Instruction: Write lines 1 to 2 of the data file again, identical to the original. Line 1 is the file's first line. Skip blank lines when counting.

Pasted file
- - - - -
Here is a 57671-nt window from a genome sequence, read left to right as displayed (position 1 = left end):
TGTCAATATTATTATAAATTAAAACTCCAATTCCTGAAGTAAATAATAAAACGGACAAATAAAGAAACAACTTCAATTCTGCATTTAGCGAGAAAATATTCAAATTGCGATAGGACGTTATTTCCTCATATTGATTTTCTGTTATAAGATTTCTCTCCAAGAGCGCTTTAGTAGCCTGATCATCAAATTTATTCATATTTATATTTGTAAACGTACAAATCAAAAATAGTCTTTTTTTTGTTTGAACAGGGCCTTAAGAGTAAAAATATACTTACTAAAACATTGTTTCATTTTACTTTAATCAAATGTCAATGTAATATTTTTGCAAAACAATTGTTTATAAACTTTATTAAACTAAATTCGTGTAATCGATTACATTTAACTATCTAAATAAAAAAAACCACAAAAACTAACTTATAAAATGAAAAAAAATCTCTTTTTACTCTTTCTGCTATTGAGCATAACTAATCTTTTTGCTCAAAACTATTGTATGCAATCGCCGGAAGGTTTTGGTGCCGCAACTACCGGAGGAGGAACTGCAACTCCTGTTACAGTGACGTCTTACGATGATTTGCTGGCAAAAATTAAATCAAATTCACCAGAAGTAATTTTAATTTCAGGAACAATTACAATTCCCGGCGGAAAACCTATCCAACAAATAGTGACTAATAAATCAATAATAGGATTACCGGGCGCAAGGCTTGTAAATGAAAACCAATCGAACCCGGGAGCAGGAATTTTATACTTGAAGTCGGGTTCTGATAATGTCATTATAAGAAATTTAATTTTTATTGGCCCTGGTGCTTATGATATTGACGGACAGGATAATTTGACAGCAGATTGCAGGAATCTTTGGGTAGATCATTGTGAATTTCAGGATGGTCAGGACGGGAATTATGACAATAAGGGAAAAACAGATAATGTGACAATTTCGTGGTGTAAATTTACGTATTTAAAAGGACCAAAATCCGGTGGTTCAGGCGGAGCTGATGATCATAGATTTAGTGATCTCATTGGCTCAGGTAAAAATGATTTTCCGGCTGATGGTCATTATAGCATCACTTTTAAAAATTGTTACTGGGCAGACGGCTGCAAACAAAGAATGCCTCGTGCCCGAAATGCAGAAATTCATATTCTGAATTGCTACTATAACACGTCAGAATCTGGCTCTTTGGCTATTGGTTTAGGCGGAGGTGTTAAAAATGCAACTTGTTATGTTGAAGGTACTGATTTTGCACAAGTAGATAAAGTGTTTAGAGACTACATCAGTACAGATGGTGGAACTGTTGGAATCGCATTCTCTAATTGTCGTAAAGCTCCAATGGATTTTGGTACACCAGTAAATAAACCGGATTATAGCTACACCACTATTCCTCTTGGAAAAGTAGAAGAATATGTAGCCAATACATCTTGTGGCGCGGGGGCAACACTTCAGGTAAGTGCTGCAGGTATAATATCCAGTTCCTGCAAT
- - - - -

Here is a 57671-nt window from a genome sequence, read left to right as displayed (position 1 = left end):
TGTCAATATTATTATAAATTAAAACTCCAATTCCTGAAGTAAATAATAAAACGGACAAATAAAGAAACAACTTCAATTCTGCATTTAGCGAGAAAATATTCAAATTGCGATAGGACGTTATTTCCTCATATTGATTTTCTGTTATAAGATTTCTCTCCAAGAGCGCTTTAGTAGCCTGATCATCAAATTTATTCATATTTATATTTGTAAACGTACAAATCAAAAATAGTCTTTTTTTTGTTTGAACAGGGCCTTAAGAGTAAAAATATACTTACTAAAACATTGTTTCATTTTACTTTAATCAAATGTCAATGTAATATTTTTGCAAAACAATTGTTTATAAACTTTATTAAACTAAATTCGTGTAATCGATTACATTTAACTATCTAAATAAAAAAAACCACAAAAACTAACTTATAAAATGAAAAAAAATCTCTTTTTACTCTTTCTGCTATTGAGCATAACTAATCTTTTTGCTCAAAACTATTGTATGCAATCGCCGGAAGGTTTTGGTGCCGCAACTACCGGAGGAGGAACTGCAACTCCTGTTACAGTGACGTCTTACGATGATTTGCTGGCAAAAATTAAATCAAATTCACCAGAAGTAATTTTAATTTCAGGAACAATTACAATTCCCGGCGGAAAACCTATCCAACAAATAGTGACTAATAAATCAATAATAGGATTACCGGGCGCAAGGCTTGTAAATGAAAACCAATCGAACCCGGGAGCAGGAATTTTATACTTGAAGTCGGGTTCTGATAATGTCATTATAAGAAATTTAATTTTTATTGGCCCTGGTGCTTATGATATTGACGGACAGGATAATTTGACAGCAGATTGCAGGAATCTTTGGGTAGATCATTGTGAATTTCAGGATGGTCAGGACGGGAATTATGACAATAAGGGAAAAACAGATAATGTGACAATTTCGTGGTGTAAATTTACGTATTTAAAAGGACCAAAATCCGGTGGTTCAGGCGGAGCTGATGATCATAGATTTAGTGATCTCATTGGCTCAGGTAAAAATGATTTTCCGGCTGATGGTCATTATAGCATCACTTTTAAAAATTGTTACTGGGCAGACGGCTGCAAACAAAGAATGCCTCGTGCCCGAAATGCAGAAATTCATATTCTGAATTGCTACTATAACACGTCAGAATCTGGCTCTTTGGCTATTGGTTTAGGCGGAGGTGTTAAAAATGCAACTTGTTATGTTGAAGGTACTGATTTTGCACAAGTAGATAAAGTGTTTAGAGACTACATCAGTACAGATGGTGGAACTGTTGGAATCGCATTCTCTAATTGTCGTAAAGCTCCAATGGATTTTGGTACACCAGTAAATAAACCGGATTATAGCTACACCACTATTCCTCTTGGAAAAGTAGAAGAATATGTAGCCAATACATCTTGTGGCGCGGGGGCAACACTTCAGGTAAGTGCTGCAGGTATAATATCCAGTTCCTGCAAT